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Reliable Contr. Group, LLC v. Department of Veterans Affairs

United States Court of Appeals, Federal Circuit

March 6, 2015


Appeal from the Civilian Board of Contract Appeals in No. 3048, Administrative Judge Anthony S. Borwick, Administrative Judge Patricia J. Sheridan, Administrative Judge Stephen M. Daniels.

REGINALD ASHTON WILLIAMSON, Kilpatrick Townsend & Stockton LLP, Atlanta, GA, argued for appellant. Also represented by WILLIAM E. DORRIS; THURSTON HOLDERNESS WEBB, Winston-Salem, NC.

WILLIAM JAMES GRIMALDI, Commercial Litigation Branch, Civil Division, United States Department of Justice, Washington, DC, argued for appellee. Also represented by STUART F. DELERY, ROBERT E. KIRSCHMAN, JR., KIRK T. MANHARDT.

Before NEWMAN, CLEVENGER, and DYK, Circuit Judges.


Page 1330

Dyk, Circuit Judge.

Reliable Contracting Group, LLC (" Reliable" ) appeals from a decision by the Civilian Board of Contract Appeals (" Board" ). The Board denied Reliable's claim for an equitable adjustment of a Department of Veterans Affairs (" VA" ) contract which required the installation of three backup generators for a VA medical center. Reliable contends that the VA improperly rejected the generators on the ground that they were not " new" as required by the contract. Because we hold that the Board erred in its interpretation of the contract, we vacate the Board's decision and remand for further proceedings.


On February 10, 2003, the VA awarded a contract to Echo Construction Company (" Echo" ) for the design and construction of electrical improvements at a VA medical center. On March 31, 2003, Echo, the VA, and Reliable entered into a novation agreement, effectively replacing Echo with Reliable.

The contract required that three backup generators be installed. Section 1.47 of the contract, entitled " MATERIAL AND WORKMANSHIP," required that " [a]ll equipment, material, and articles incorporated into the work covered by this contract shall be new and of the most suitable grade for the purpose intended, unless otherwise specifically provided in this contract." J.A. 79. That section did not define " new." Separately, § 1.79 incorporated Federal Acquisition Regulation (" FAR" ) 52.211-5 by reference. FAR 52.211-5 contained a separate requirement that supplies called for by the contract be " new, reconditioned, or remanufactured," and it defined " new" to require that the supplies be " composed of previously unused components." See 48 C.F.R. § 52.211-5.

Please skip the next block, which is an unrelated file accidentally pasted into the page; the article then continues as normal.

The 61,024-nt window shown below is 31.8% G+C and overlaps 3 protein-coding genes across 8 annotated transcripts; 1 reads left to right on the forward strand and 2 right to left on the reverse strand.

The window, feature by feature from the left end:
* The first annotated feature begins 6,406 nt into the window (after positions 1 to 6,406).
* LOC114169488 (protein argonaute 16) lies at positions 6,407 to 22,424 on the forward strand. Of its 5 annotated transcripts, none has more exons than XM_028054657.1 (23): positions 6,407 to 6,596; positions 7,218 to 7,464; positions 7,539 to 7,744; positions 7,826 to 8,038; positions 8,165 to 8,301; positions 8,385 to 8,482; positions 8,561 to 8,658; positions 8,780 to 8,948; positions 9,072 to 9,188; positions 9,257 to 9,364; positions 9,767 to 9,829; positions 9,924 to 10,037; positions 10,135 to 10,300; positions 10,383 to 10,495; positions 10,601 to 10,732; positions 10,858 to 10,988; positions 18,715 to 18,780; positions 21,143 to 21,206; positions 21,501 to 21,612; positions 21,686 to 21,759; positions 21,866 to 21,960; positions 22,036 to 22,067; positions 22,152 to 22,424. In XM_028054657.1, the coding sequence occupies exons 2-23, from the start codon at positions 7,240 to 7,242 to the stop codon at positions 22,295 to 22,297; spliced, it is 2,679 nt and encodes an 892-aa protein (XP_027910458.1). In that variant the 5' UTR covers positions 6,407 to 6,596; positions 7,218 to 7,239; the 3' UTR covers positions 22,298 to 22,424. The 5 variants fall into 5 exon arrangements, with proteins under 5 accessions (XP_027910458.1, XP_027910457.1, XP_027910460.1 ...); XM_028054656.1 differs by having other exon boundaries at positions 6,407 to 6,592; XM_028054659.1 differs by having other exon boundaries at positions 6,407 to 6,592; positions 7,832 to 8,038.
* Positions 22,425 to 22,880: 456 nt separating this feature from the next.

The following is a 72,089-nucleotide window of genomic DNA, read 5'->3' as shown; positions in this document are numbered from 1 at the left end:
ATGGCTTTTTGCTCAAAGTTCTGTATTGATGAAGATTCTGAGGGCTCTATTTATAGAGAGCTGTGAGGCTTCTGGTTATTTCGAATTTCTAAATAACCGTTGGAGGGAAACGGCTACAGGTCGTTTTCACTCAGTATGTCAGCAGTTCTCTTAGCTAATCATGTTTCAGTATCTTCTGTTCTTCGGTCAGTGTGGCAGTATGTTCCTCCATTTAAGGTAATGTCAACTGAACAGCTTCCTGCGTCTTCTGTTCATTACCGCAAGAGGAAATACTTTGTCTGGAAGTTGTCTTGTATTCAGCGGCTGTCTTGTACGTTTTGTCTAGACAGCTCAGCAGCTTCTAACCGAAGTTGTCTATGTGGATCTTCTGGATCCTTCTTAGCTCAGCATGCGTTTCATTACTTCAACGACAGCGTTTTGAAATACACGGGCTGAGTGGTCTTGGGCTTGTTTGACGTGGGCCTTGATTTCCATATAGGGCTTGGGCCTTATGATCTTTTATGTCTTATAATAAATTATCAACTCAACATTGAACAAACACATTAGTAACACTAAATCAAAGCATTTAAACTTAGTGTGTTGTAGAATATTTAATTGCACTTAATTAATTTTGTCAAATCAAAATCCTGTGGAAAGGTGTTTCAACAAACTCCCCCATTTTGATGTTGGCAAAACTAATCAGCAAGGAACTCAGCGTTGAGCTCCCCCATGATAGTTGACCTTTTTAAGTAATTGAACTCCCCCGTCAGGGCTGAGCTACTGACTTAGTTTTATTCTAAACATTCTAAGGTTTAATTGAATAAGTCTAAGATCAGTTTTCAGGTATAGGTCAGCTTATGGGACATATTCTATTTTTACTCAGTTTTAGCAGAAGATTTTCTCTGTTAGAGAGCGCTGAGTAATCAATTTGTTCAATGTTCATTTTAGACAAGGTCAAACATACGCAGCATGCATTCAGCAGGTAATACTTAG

Page 1331

Reliable sub-contracted the procurement of the electrical generators to Fisk Electric Company (" Fisk" ), which in turn contracted with DTE Energy Technologies, Inc. (" DTE" ) to provide the generators. On June 26 and 27 of 2004, DTE delivered two Cummins Power Generation (" Cummins" ) generators to the construction site. Upon delivery, the VA's senior resident engineer, Leonard Romano, inspected the two generators and determined that they were, in his view, not " new." He wrote to Reliable, stating:

I am concerned that [the two generators that were delivered] are not " new" as required by [§ 1.47(a)]. They show a lot of wear and tear including field burns to enlarge mounting holes. Are they new and will you certify them as such? I cannot pay you for these as planned in this month's payment without that certification.

J.A. 2.

This letter initiated a flurry of letters between Romano, Reliable, Fisk, and DTE, with Fisk and Reliable initially expressing agreement that the generators did not meet the contract specification. For example, on June 28, Fisk wrote to DTE, stating: " [m]y foreman noted that the units were in 'BAD CONDITION' and proceeded to install the units." J.A. 102. Similarly, on June 29, Reliable wrote to Fisk, stating: " [a]s we discussed with you, the equipment on site is clearly unacceptable by anyone's standards . . . ." J.A. 109. On that same day, Reliable wrote to Romano, stating:

Representatives of Fisk have assured us that they were as surprised as anyone at the condition of the equipment delivered to the site. We have been working closely with Fisk personnel to investigate the matter and per our conversation have directed them to remove the nonconforming generators from the project site.

J.A. 303. Both Fisk and Reliable personnel continued to investigate the matter, and Romano continued to assert his belief that the generators were not conforming.

After investigation, Reliable and Fisk came to the conclusion that the generators, which were manufactured in 2000, had been previously purchased by others but never used. Reliable presented this information to Romano on July 9, but Romano nonetheless rejected the generators, asserting that " [p]revious ownership makes them used." J.A. 6. Subsequently, Fisk obtained different generators, which were accepted by the VA and installed.

On April 3, 2007, Reliable submitted a claim to the VA, alleging that the VA had violated the contract and seeking roughly $1,100,000 for additional costs incurred as a result of the VA's rejection of the three original generators. The VA failed to timely respond, so Reliable appealed to the Board. On November 27, 2013, the Board denied Reliable's claim, finding that the generators were not " ...

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